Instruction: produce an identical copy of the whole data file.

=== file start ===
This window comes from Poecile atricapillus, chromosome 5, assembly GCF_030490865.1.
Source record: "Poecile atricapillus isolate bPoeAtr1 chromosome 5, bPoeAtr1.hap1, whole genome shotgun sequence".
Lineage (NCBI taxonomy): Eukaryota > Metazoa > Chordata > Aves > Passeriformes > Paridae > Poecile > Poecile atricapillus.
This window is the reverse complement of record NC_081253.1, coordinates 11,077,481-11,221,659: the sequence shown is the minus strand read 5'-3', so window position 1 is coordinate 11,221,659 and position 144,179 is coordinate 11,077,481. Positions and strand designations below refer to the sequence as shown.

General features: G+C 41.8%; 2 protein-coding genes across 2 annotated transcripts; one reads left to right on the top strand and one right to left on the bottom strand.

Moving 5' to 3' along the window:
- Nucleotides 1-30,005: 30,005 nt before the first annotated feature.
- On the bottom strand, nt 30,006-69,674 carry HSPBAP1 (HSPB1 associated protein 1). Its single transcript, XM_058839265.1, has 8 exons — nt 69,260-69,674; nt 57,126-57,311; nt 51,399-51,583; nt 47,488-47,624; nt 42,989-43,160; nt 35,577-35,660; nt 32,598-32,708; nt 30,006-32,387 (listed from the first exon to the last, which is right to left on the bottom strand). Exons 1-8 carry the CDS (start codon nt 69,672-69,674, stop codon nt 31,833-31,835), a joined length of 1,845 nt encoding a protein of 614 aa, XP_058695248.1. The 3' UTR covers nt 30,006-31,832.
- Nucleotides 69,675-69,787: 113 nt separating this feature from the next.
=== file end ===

This window comes from Poecile atricapillus, chromosome 5, assembly GCF_030490865.1.
Source record: "Poecile atricapillus isolate bPoeAtr1 chromosome 5, bPoeAtr1.hap1, whole genome shotgun sequence".
Lineage (NCBI taxonomy): Eukaryota > Metazoa > Chordata > Aves > Passeriformes > Paridae > Poecile > Poecile atricapillus.
This window is the reverse complement of record NC_081253.1, coordinates 11,077,481-11,221,659: the sequence shown is the minus strand read 5'-3', so window position 1 is coordinate 11,221,659 and position 144,179 is coordinate 11,077,481. Positions and strand designations below refer to the sequence as shown.

General features: G+C 41.8%; 2 protein-coding genes across 2 annotated transcripts; one reads left to right on the top strand and one right to left on the bottom strand.

Moving 5' to 3' along the window:
- Nucleotides 1-30,005: 30,005 nt before the first annotated feature.
- On the bottom strand, nt 30,006-69,674 carry HSPBAP1 (HSPB1 associated protein 1). Its single transcript, XM_058839265.1, has 8 exons — nt 69,260-69,674; nt 57,126-57,311; nt 51,399-51,583; nt 47,488-47,624; nt 42,989-43,160; nt 35,577-35,660; nt 32,598-32,708; nt 30,006-32,387 (listed from the first exon to the last, which is right to left on the bottom strand). Exons 1-8 carry the CDS (start codon nt 69,672-69,674, stop codon nt 31,833-31,835), a joined length of 1,845 nt encoding a protein of 614 aa, XP_058695248.1. The 3' UTR covers nt 30,006-31,832.
- Nucleotides 69,675-69,787: 113 nt separating this feature from the next.